WHOLEHEARTEDNESS


"We must now go back a bit and explain what the whole scene had looked like from Uncle Andrew’s point of view. It had not made at’ all the same impression on him as on the Cabby and the children. For what you see and hear depends a good deal on where you are standing: it also depends on what sort of person you are.

Ever since the animals had first appeared, Uncle Andrew had been shrinking further and further back into the thicket. He watched them very hard of course; but he wasn’t really interested in seeing what they were doing, only in seeing whether they were going to make a rush at him. Like the Witch, he was dreadfully practical. He simply didn’t notice that Aslan was choosing one pair out of every kind of beasts. All he saw, or thought he saw, was a lot of dangerous wild animals walking vaguely about. And he kept on wondering why the other animals didn’t run away from the big Lion.

When the great moment came and the Beasts spoke, he missed the whole point; for a rather interesting reason. When the Lion had first begun singing, long ago when it was still quite dark, he had realized that the noise was a song. And he had disliked the song very much. It made him think and feel things he did not want to think and feel. Then, when the sun rose and he saw that the singer was a lion (”only a lion,” as he said to himself) he tried his hardest to make believe that it wasn’t singing and never had been singing – only roaring as any lion might in a zoo in our own world. “Of course it can’t really have been singing,” he thought, “I must have imagined it. I’ve been letting my nerves get out of order. Who ever heard of a lion singing?” And the longer and more beautiful the Lion sang, the harder Uncle Andrew tried to make himself believe that he could hear nothing but roaring.

Now the trouble about trying to make yourself stupider than you really are is that you very often succeed. Uncle Andrew did. He soon did hear nothing but roaring in Aslan’s song. Soon he couldn’t have heard anything else even if he had wanted to. And when at last the Lion spoke and said, “Narnia awake,” he didn’t hear any words: he heard only a snarl."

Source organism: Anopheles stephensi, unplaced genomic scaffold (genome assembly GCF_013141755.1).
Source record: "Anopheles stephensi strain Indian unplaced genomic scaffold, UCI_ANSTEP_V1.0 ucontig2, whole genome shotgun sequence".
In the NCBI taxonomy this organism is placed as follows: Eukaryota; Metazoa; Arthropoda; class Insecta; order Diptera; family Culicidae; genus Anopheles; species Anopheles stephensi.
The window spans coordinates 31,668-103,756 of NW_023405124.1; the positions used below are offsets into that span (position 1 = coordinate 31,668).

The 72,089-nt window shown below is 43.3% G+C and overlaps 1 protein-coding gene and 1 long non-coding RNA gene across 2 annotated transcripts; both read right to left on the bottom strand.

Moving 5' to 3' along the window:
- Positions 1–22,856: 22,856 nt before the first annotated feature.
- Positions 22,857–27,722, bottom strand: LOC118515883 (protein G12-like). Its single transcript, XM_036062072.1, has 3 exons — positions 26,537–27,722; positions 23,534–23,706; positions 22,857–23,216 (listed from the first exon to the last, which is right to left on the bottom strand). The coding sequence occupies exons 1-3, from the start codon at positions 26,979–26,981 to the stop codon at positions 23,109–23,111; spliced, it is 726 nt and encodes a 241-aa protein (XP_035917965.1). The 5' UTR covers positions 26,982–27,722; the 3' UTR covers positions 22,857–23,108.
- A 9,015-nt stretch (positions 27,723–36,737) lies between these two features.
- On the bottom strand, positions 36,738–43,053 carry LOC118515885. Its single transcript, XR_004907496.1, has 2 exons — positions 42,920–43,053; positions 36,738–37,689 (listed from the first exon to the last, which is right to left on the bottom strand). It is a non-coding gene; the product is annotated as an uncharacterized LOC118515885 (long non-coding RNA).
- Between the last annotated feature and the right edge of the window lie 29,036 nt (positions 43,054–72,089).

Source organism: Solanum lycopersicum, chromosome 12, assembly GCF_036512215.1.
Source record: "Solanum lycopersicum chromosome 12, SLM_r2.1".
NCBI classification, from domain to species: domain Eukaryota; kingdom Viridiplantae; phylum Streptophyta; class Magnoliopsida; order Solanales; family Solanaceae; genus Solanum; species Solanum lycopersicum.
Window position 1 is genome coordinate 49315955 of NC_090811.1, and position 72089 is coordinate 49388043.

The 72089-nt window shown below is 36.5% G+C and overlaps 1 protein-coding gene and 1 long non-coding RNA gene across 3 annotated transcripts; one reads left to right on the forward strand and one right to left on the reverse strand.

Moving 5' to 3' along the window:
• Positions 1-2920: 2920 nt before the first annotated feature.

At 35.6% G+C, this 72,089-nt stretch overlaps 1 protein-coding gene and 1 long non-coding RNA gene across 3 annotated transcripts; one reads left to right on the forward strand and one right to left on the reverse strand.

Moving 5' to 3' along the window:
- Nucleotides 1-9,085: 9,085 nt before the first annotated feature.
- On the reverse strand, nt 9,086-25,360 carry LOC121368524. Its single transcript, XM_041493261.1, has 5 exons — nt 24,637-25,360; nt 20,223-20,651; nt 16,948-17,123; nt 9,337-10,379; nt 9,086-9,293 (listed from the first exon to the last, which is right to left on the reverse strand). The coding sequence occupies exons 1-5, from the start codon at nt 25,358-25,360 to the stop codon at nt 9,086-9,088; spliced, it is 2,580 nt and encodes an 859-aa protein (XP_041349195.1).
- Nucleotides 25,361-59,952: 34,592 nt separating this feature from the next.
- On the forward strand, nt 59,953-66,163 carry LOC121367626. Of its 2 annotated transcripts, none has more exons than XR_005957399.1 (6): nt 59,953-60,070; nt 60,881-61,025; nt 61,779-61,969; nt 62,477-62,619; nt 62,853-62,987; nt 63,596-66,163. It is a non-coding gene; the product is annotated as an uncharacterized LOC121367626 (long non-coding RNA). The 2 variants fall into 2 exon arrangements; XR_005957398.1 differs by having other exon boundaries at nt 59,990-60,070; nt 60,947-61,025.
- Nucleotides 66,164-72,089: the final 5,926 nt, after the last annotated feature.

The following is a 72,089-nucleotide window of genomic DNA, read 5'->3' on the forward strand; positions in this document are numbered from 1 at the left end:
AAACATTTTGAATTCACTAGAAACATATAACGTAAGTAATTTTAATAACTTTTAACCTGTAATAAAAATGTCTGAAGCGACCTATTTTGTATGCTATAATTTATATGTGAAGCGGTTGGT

- The Magicians Nephew (emphasis my own)

All of my life I have lived with a fear of abandonment.  Yes, certainly, it stems from a birthmother changing her mind a couple of times about me, but at one point or another, as an adult, a thinking follower of Jesus adult, I continued to choose fear.  I continued to raise the ramparts of my heart.

I entered into my marriage believing that one day my husband would leave me.   And so, in time, I made that belief my reality.  But it was only real in my mind, you see.    I could not hear the Song, at least not the complete Song, because I only believed there would snarl.  A few years back, all who know me intimately watched as I collapsed in fear.  It has taken 3 years for me to get back up.  And two weeks ago, just as I had began to stand steady again, I went right back to sit in the chair of fear. 

“Of course it can’t really have been singing,” he thought, “I must have imagined it. I’ve been letting my nerves get out of order. Who ever heard of a lion singing?” And the longer and more beautiful the Lion sang, the harder Uncle Andrew tried to make himself believe that he could hear nothing but roaring."

Anyone who has ever entered the living room of my heart has seen this broken chair in which I sit everyday, this chair called fear.  Deceived, I think its hidden in some dark corner.   I go through my days refusing to see where I return to "rest" each evening.   But all who enter see it clearly.  In fact it is, this broken chair called fear, the most prominent piece of furniture in my hearts room.  That fear makes me recoil then strike.  I, oddly, have never been able to see that until now.

And so, this Valentines Day week, like I made that choice long ago, I am making a new choice.   Admittedly, even typing this is difficult for me.   I am making the choice to hear the Song and not the snarl.  I am choosing to believe in my God and thus my marriage and the man that my family and dearest friends have always seen Doug to be.  I am turning from what everything in me screams:  I will be left behind.  Because at the end of the day, even if I was left behind by Doug, or anyone else I give my heart to, I would still be ok.  I have a God that has never and will never leave me behind.  Therefore I will not fear.

English Poet David Whyte once said, "the antidote to exhaustion is not rest but wholeheartedness." 

Wholeheartedness.  What a concept.  Imagine that.  When Jesus was asked what the most important thing for us to do was, He said the same thing.